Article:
In the two weeks of COP27, people across the world have flown to Sharm El-Sheikh to discuss action on climate change. Aviation is a crucial way to bring us together to tackle this challenge, but at the same time it is a major contributor to the problem. Along with all areas of the global economy, flight must become climate neutral. However, huge uncertainty remains around what technology, policy, finance, and behaviour changes will be needed to get us there.

To mark the end of COP27, the Aviation Impact Accelerator have released a new video exploring our Journey Impact Simulator (JIS). The JIS can be used to explore an A to B flight now and in the future, showing the best possible technology options to minimise climate impact while showing the user the trade-offs in terms of cost, land and electricity required. This tool draws from the whole system model built by the AIA’s international and multi-disciplinary team.

The video is presented in Arabic with English subtitles by Dr Samuel Gabra, a research associate with the AIA who is passionate about scaling up energy access while reaching net-zero. Sam holds a PhD in Chemical Engineering and an MPhil in Energy Technologies from the University of Cambridge, and a BSc. in Mechanical Engineering from the America University in Cairo.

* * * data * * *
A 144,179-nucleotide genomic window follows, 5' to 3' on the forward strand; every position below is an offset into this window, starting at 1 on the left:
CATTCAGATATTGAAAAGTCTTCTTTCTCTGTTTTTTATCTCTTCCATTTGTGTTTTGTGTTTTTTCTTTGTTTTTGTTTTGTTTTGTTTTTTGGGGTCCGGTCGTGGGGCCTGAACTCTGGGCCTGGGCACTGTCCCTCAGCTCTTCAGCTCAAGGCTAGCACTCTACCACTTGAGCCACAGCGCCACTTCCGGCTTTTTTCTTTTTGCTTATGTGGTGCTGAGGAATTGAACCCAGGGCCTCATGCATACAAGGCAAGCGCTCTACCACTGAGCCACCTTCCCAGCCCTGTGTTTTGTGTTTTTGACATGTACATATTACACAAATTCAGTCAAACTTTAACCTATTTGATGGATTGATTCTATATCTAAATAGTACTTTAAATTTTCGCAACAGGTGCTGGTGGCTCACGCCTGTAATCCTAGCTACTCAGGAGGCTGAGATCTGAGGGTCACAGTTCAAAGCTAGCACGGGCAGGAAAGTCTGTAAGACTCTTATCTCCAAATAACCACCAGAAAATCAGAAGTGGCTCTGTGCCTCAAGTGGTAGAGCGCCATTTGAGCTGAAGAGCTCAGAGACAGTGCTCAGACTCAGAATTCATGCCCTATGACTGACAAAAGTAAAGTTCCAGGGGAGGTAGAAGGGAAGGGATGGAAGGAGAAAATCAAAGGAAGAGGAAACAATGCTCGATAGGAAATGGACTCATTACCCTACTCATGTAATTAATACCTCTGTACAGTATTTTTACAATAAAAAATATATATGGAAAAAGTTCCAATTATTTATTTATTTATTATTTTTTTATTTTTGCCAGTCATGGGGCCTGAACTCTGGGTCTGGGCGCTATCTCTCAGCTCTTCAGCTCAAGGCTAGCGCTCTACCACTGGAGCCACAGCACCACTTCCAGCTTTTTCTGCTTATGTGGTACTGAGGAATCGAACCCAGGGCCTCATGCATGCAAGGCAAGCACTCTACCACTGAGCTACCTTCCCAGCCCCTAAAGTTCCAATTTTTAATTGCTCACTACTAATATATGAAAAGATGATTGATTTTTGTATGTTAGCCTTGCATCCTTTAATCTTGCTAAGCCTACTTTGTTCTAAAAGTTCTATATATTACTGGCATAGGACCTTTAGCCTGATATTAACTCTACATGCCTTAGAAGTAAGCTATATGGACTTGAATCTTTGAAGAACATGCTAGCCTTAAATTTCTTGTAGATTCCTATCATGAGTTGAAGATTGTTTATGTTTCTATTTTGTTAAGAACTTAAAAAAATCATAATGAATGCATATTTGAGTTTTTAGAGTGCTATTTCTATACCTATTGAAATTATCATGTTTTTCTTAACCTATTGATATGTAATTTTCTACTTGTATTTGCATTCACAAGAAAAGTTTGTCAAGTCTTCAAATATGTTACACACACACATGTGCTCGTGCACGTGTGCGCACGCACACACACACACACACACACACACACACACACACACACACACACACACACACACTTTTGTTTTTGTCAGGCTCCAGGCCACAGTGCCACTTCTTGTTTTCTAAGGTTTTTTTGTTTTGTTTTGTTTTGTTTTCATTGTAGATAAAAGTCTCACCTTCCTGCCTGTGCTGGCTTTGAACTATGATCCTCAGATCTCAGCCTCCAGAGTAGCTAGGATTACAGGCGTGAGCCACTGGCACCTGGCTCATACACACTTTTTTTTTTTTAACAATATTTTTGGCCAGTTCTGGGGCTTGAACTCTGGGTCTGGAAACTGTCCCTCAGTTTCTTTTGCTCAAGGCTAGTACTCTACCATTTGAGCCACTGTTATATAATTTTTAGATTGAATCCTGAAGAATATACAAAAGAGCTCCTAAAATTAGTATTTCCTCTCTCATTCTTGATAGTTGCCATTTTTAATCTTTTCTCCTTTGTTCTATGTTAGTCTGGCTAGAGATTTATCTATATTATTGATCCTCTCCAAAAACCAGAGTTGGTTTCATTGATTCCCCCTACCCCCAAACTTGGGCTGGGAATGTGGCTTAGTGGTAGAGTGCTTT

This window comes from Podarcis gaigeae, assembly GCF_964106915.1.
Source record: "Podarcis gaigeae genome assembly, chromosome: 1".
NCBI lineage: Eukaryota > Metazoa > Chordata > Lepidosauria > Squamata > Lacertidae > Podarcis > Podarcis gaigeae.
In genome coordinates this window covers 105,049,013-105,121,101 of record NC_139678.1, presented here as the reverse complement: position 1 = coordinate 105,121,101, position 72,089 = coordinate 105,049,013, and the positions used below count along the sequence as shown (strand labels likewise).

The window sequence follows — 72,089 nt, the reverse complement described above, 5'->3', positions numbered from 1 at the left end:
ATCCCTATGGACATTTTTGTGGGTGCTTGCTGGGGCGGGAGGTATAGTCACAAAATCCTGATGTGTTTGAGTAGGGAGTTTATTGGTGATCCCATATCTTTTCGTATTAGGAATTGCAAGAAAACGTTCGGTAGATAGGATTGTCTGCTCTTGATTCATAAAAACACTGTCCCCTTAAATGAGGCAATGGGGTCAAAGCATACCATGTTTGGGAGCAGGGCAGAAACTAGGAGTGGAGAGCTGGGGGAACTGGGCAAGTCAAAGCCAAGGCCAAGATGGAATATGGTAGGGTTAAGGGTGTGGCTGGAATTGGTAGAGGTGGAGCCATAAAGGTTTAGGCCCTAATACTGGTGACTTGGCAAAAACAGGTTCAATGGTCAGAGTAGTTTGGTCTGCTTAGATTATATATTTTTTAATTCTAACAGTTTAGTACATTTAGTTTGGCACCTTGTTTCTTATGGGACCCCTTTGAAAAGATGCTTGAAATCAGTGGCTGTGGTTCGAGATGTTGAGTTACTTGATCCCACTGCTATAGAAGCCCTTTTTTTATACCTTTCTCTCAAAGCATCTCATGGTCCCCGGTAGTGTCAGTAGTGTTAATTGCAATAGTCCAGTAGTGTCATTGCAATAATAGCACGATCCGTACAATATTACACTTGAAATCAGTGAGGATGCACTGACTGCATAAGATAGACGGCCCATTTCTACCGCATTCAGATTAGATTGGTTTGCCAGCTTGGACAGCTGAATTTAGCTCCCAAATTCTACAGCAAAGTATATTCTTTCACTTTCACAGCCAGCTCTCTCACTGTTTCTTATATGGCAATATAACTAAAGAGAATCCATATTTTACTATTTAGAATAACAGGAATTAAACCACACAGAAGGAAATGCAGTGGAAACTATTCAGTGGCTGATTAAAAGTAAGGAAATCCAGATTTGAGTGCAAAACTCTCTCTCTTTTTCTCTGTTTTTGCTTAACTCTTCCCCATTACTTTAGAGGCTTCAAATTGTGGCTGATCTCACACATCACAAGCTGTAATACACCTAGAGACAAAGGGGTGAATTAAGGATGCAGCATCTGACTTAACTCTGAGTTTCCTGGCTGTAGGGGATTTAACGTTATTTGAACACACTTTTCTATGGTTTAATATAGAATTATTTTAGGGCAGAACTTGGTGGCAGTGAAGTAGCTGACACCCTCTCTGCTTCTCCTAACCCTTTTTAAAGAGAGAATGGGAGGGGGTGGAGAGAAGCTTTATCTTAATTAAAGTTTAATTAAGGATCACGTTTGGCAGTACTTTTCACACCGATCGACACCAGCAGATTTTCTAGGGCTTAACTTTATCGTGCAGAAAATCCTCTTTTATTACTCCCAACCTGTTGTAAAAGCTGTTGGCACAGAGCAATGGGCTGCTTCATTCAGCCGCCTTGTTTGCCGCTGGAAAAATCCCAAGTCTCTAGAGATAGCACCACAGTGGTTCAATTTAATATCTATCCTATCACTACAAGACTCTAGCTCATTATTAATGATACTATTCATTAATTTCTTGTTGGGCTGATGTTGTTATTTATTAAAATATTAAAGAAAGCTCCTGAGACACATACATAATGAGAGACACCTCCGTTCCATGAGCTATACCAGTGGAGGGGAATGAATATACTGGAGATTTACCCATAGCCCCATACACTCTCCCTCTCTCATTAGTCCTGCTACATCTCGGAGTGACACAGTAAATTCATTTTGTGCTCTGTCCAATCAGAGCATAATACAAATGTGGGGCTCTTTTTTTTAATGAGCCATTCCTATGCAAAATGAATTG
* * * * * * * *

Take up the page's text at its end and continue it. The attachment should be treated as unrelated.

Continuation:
Sam explores a flight from London Stansted to Sharm El-Sheikh in 2035, finding that the model suggests a synthetic jet fuel and hydrogen combustion aircraft as the best options for limiting the climate impact for this particular flight. “Although we reduce emissions by depending on hydrogen and synthetic jet fuel, this comes with a significant cost” he notes. It is startling to see the predicted cost, land and electricity required for these future options. Just one flight from London to Egypt in 2035 using synthetic jet fuel has an estimated electricity requirement of approximately 166% of Egypt’s average electricity use per capita per year.

“The future of sustainable aviation is likely to require a huge amount of energy, which means it is impossible for a single country or region to singlehandedly provide this amount of energy. This presents an opportunity for all countries, especially developing ones, to participate in the future of sustainable aviation. By capitalising on their abundant renewable resources, countries can act as hubs for producing green electricity and synthetic jet fuel” explains Sam.

It is vital that as the world faces climate change adaptation and mitigation, all countries are included in the discussion around the opportunities and challenges involved. Aviation plays a key role in connecting our world, but access to the economic and social opportunities it brings are not equally available. As the aviation industry works to transform the sector, it is not just the climate impact that must be considered but the impact on people.

Sam was interviewed on Egypt Independent about the video, you can find the original article in Arabic on Egypt Independent’s website.

Watch the AIA’s short-form documentary below:

And a longer version here:

Dr Samuel Gabra & Beth Barker